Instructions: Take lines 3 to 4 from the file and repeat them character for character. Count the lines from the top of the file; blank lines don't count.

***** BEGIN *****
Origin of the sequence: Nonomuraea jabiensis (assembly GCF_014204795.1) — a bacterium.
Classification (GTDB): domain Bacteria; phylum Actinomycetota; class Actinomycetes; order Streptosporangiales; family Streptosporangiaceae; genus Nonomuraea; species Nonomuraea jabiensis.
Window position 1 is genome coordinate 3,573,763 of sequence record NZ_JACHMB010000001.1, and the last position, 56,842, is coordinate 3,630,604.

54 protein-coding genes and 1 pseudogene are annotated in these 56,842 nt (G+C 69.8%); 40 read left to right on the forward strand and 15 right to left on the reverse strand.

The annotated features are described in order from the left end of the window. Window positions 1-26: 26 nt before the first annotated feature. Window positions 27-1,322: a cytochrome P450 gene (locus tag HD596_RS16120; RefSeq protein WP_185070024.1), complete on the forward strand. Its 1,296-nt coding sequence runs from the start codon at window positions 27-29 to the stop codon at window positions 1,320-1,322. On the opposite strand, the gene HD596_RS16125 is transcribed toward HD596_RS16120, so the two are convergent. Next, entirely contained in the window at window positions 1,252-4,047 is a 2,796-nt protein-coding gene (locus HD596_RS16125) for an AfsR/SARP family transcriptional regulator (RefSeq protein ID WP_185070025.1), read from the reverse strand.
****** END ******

Window position 1 is genome coordinate 3,573,763 of sequence record NZ_JACHMB010000001.1, and the last position, 56,842, is coordinate 3,630,604.

54 protein-coding genes and 1 pseudogene are annotated in these 56,842 nt (G+C 69.8%); 40 read left to right on the forward strand and 15 right to left on the reverse strand.